The spot shifts to slow motion, and the tension gives way to a heroic calm that carries the player all the way to the stadium, through a crowded tunnel and into a quiet locker room. The tagline, "Hear what you want" (a line Johnson said came directly from an athlete), appears on screen, followed by a product shot.

    The ad's feeling of menace is real: Athletes often do feel under threat. "The most intense stories are the ones where it gets really close, where it almost feels like physical danger," Johnson said.

    ART DIRECTION/FILMING: Director Max Malkin constructs a darkly chaotic vision. The whole campaign has been filmed with anamorphic lenses (which the brand can finally afford.) "It needed to be shot cinematically to bring you into the emotion of the athletes," said Johnson.

    Malkin told Fàbregas to just be himself, Johnson recalled, telling him, "Think about the rivalry, think about those fans, think about the venom they spit at you."

    TALENT: Garnett, Kaepernick, Sherman and Fàbregas were all chosen for their key roles in a momentous rivalry. Fàbregas grew up near Barcelona, and thus was perfect. "He has experienced El Clásico not only as a player but as a fan," Johnson explained.

    SOUND: Johnson and Beats co-founder Jimmy Iovine usually consider five or six tracks for any spot. This time, there was no debate. Aloe Blacc's "The Man," used on all four ads, "was the first and only song we ever played with the picture," said Johnson. "The ads go to a dramatic place, and that song brings them back to the light."

    MEDIA: The Fàbregas ad broke March 23 to coincide with the latest El Clásico match. Barcelona's president tried to get it banned, fearing it sent the wrong message about hooliganism, leading Beats to reply that the events in the ad are "purely fictional."

    THE SPOT:

    PREVIOUS SPOTS IN THE SERIES:

    CREDITS
    Client: Beats by Dre
    Evp of Marketing: Omar Johnson
    Spot: "Beats by Dre x Cesc Fabregas: Hear What You Want"
    Agency: R/GA, London and Los Angeles
    Executive Creative Director: Rodrigo Sobral, R/GA London
    Head of Film Production: Kat Friis, R/GA LA
    Senior Producer: Diego de la Maza, R/GA LA
    Associate Creative Director: Dan Maxwell, R/GA LA
    Associate Creative Director: Stuart Parkinson, R/GA LA
    Jr. Copywriter: Tyree Harris, R/GA LA
    Jr. Art Director: James Beke, R/GA LA
    Production Company: Prettybird
    Director: Max Malkin


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    It's not so strange for folks to bring cookies, cakes and candies to work and share them with colleagues. But for job applicants to prepare treats and serve them to prospective employers before even landing an interview? Not exactly business as usual.

    Still, that's how Crystal Nunn applied for a junior designer position at We Are Social in London last August.

    Nunn, an avid baker, prepared a batch of cookies using ingredients from Beyond Dark chocolate, a brand cofounded by We Are Social creative director James Nester. She designed a special box for the goodies labeled "Beyond Ideas," attached a thumb-drive containing her traditional résumé and portfolio, and hand-delivered the package in a brown wrapper marked "Urgent." Within an hour, We Are Social contacted Nunn for an interview; she got the job—and Beyond Dark, suitably impressed, sent her some chocolates and consulting work.

    "The great thing about cookies is that they're perishable, so people are going to have to deal with it, even if it's just to throw them away," Nunn tells AdFreak. "Plus, who doesn't like cookies?"

    Elaborate résumés and job applications are all the rage. Along with Nunn's cookies, notable examples include a detailed, Lego-esque model sent by a prospective account-service intern to ad agencies, and an impressive series of Grand Budapest Hotel trailers created by media artist Youyou Yang to demonstrate her filmmaking skills to Wes Anderson.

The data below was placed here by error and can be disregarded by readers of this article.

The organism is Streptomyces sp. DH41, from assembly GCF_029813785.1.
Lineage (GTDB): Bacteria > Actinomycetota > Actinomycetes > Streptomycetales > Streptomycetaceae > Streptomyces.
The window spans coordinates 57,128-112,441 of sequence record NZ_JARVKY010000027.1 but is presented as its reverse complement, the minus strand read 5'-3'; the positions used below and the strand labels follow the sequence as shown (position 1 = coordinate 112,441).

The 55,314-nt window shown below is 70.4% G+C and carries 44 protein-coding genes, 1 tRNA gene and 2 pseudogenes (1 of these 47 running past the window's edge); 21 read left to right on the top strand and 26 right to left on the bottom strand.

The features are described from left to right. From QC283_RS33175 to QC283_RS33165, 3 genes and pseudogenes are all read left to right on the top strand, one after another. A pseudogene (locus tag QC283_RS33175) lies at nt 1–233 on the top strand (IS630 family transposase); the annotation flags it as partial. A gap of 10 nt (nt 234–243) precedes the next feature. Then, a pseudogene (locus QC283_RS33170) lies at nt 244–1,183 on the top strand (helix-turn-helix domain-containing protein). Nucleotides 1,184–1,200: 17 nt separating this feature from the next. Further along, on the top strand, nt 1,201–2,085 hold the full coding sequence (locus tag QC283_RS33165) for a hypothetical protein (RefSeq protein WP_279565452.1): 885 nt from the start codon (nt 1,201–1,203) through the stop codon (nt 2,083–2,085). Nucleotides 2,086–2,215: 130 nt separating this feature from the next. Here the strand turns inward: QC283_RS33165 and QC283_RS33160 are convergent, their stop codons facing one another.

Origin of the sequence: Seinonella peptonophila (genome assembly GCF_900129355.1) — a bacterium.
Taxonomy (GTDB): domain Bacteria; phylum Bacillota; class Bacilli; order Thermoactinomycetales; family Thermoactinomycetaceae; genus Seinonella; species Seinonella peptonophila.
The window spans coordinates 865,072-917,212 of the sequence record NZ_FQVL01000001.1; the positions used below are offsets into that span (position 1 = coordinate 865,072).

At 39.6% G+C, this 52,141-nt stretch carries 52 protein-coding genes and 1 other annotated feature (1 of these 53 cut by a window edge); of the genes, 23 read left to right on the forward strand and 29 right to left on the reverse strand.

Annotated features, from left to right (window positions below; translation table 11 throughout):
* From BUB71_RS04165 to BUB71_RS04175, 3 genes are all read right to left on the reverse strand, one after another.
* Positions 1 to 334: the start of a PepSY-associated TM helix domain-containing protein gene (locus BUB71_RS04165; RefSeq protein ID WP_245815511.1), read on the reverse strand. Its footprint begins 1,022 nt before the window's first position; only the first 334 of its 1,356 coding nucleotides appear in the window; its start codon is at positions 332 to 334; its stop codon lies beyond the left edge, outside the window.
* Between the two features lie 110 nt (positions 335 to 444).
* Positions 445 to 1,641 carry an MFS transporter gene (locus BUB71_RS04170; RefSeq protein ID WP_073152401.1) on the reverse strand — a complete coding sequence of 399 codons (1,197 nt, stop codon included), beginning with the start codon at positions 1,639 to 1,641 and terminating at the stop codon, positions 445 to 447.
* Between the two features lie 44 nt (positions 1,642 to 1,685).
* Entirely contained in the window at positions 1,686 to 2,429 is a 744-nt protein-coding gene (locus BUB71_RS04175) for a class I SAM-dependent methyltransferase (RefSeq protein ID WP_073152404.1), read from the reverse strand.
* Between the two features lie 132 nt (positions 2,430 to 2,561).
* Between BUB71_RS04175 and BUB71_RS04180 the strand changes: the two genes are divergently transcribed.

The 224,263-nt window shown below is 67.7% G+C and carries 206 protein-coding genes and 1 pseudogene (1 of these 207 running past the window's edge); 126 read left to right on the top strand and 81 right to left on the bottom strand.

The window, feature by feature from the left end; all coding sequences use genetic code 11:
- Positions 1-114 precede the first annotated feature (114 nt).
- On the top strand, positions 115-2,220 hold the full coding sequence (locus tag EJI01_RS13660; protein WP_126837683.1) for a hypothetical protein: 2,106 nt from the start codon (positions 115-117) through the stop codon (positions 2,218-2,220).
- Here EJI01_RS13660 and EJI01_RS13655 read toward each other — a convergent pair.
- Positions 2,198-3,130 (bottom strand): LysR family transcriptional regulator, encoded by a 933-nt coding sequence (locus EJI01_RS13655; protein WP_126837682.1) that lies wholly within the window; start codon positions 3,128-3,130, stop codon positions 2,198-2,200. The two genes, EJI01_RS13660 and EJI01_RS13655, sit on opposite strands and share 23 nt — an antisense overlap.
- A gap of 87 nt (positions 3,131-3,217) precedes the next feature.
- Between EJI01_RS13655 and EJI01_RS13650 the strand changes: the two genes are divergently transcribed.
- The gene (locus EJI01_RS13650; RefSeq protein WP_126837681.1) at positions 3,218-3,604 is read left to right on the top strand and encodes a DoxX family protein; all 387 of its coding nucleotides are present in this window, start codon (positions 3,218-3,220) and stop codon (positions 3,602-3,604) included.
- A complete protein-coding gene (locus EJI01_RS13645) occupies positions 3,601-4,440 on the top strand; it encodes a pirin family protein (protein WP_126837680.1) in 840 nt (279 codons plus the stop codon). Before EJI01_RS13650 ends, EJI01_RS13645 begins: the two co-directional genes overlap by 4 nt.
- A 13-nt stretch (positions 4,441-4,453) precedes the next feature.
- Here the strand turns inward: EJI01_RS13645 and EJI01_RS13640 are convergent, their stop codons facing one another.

"If there's a place you really want to work for, show them why," Nunn says. "Build a rapport with them by having a voice—comment and share what they put on their blog and social media channels. Go above and beyond. Find out who your future bosses will be and tailor you job application to them.

    "I've done the sending digital CVs online, 100 a day in some cases, and it's really not effective when you're competing against hundreds of other applications. You need to blow the rest out of the water and do something different. Think outside the box."

    And if you do think inside the box, don't forget the cookies!

    Via Design Taxi.


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    They've done it again.

    Thai Life Insurance has unveiled another masterful mini-film by Ogilvy & Mather Bangkok, the latest in a string of tear-jerking, wait-to-watch-it-at-home-so-you-don't-openly-bawl-in-your-cubicle ads that make you think about what's important in life and why your own life is important.

    "Unsung Hero," which clocks in at just over three minutes, will make you want to give of yourself to reap the rewards of the soul. It's not a charity campaign, but I'm off to give more to my favorite charity anyway.

    If you want to keep on crying, have a look back at the company's 2011 ad, "Silence of Love."


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    Innovative newspaper ads are a rare beast. We've seen a few fun ones lately—the Game of Thrones ad with the dragon shadow; the ad for the movie The Book Thief with two almost completely blank pages.

    Here's an interesting one from Colombia. It's an ad for kitchens hidden inside a fake classifieds page—thanks to a nifty 3-D effect applied to the text. "The kitchen you are imagining is in HiperCentro Corona," says the headline.

    You can argue about how effective it might be. Is it too subtle? But it's conceptually strong (it's a great way to illustrate something that could be on your mind while idly reading a newspaper) and executed well, too. Plus, here we are talking about a newspaper ad from Colombia. How often does that happen?

    Sancho BBDO copywriter Felipe Salazar posted the ad to his Behance page.

    Via Design Taxi.